How to Convert a Case Fan to USB

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In this Instructable I will show you how you can convert an old case fan for a pc to usb power.

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Step 1: Materials Needed

For this project, you will need:
A pc case fan
scissors
a usb cable (doesn't matter what the end of the cable is as long as one end is a full size male usb jack)
a wire stripper and electrical tape

Step 2: Cut Fan Connector

The start of our journey is to use your scissors to cut the connector off of the case fan.

Step 3: Strip Fan Wires

Now we need to strip the ends of the black and red wires with your wire stripper. If you want, you can cut the other wires short so they stay out of your way. We will not be needing them.

Step 4: Cut Usb Cable

Now cut the end of your usb cable that is not male off.

Step 5: Strip Usb Cable

Now you need to strip the usb cable to reveal the shielding. peel back this shielding to reveal the red and black wires. You can cut the other ones, as we don’t need them.

Step 6: Strip Usb Wires

Next, you need to strip the red and black wires.

Step 7: Twist Wires

Now we need to twist the red wires together and the black wires together. Make sure to tightly twist them so you get a stable connection. If you want to take this a step further, you can solder the wires instead of twisting them, but twisting the wires should be enough.

Step 8: Tape It Up

Now you should individually tape up the black connections and the red connections. Then you should cover those in a layer of electrical tape as shown. If you want a cleaner look, you can use shrink wrap over the individually wrapped wires instead of tape.

Step 9: Test It

Step 8 is to simply plug it in to either your computer or a usb charger to test it. (The fan is actually spinning in the picture)

Step 10: Enjoy

Have fun staying cool with your new USB fan!

5 People Made This Project!

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9 Discussions

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sciguy911

2 days ago on Introduction

I have a question. A typical 120mm case fan runs about 1500-1700 RPM, the larger 140mm typical case fan runs 1300-1500 RPM. Those numbers full power numbers. In this case, typical fan headers on a motherboard provide 12v these fans need. A USB connection provides only 5v. My question is: have you tested the RPM of the fans running on the 5v versus the standard full power 12v RPM? That 140mm fans also run at 12v but typically have an RPM of 1300-1500. I have a few older USB hubs and one has two USB to power the whole strip, perhaps if you used two USB pigtailed together with the fan, you’d get close to full power and more RPM. Basically one USB is “low speed” and both USB is “high speed”. I’ll give it a try this week. Good stuff.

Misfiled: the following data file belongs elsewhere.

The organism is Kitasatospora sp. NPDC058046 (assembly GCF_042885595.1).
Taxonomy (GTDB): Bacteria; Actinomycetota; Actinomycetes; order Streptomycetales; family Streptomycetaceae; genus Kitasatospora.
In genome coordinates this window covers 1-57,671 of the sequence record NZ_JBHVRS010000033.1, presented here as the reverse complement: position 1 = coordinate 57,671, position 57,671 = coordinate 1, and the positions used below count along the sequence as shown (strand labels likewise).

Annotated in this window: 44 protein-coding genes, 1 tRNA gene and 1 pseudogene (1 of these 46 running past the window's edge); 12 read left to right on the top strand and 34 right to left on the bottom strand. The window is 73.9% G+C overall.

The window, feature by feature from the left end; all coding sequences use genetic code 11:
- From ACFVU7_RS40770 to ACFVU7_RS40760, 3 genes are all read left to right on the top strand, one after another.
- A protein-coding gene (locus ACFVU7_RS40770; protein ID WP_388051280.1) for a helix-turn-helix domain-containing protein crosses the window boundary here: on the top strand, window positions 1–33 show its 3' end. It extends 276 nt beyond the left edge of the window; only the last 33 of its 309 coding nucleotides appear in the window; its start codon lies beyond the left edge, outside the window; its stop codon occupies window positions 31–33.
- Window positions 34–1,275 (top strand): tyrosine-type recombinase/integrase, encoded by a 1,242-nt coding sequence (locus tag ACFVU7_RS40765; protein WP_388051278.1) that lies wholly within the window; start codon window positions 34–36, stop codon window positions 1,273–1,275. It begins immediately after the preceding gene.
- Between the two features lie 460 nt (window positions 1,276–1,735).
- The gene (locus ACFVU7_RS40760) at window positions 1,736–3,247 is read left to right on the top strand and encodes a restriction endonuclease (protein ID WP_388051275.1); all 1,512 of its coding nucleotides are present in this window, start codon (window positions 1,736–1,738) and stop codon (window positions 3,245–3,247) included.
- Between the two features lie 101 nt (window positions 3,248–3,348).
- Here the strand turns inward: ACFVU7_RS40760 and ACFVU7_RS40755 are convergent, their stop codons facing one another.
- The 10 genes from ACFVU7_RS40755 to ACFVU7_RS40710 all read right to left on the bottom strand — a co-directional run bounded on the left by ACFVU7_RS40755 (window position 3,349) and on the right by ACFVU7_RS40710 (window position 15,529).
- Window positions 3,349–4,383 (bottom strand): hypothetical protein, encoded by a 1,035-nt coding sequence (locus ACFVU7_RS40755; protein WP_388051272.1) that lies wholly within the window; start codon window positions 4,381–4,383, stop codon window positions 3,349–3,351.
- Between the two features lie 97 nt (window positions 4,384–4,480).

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CerrylinoB

25 days ago

Nice Idea... how about converting the car socket (cigarette outlet) to USB? Os it possible...

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SteveM419

1 year ago

I made it, but I don't feel like posting images. I'd say not to use just any USB cable because the lower quality ones may not send enough electricity to the fan to have it run at full speed. The one I used was a really old one and the fan is running slowly.

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EthanM2

4 years ago on Introduction

Hi, I have made something like this, but my fan is 12volts, and usb is only 5volts, anyone know if it is safe to use a 12 volt fan with a computer usb socket? well, what I mean is will it fry my computer usb socket trying to draw out more than 5 volts to run the fan? Should I just get a 5 volt fan to be on the safe side or am i fine with what I have?

1 reply
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HT GeekEthanM2

Reply 2 years ago

Old post but FYI... it won't hurt the fan. It will either work or it won't. If it works, it will run very slow. Whether or not that will work depends on how the fan was designed.

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senshiokami

3 years ago

I used this to save a Thermaltake laptop stand. Cheers!

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DustySeven7

5 years ago

great idea. if you add a voltage regulator and stepup you should be able to get full speed from the fans. computer case fans run of a 12 volt rail. usb is 5 volts

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This is a great idea! Instead of buying a USB fan, converting an existing fan into a USB is a great idea. Loved this, I agree though, I'd like to see more from you, other conversions maybe?

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metalshiflet

5 years ago on Introduction

I think this would be great to apply to a fan with lights. You could put it in an actual case and it would look great.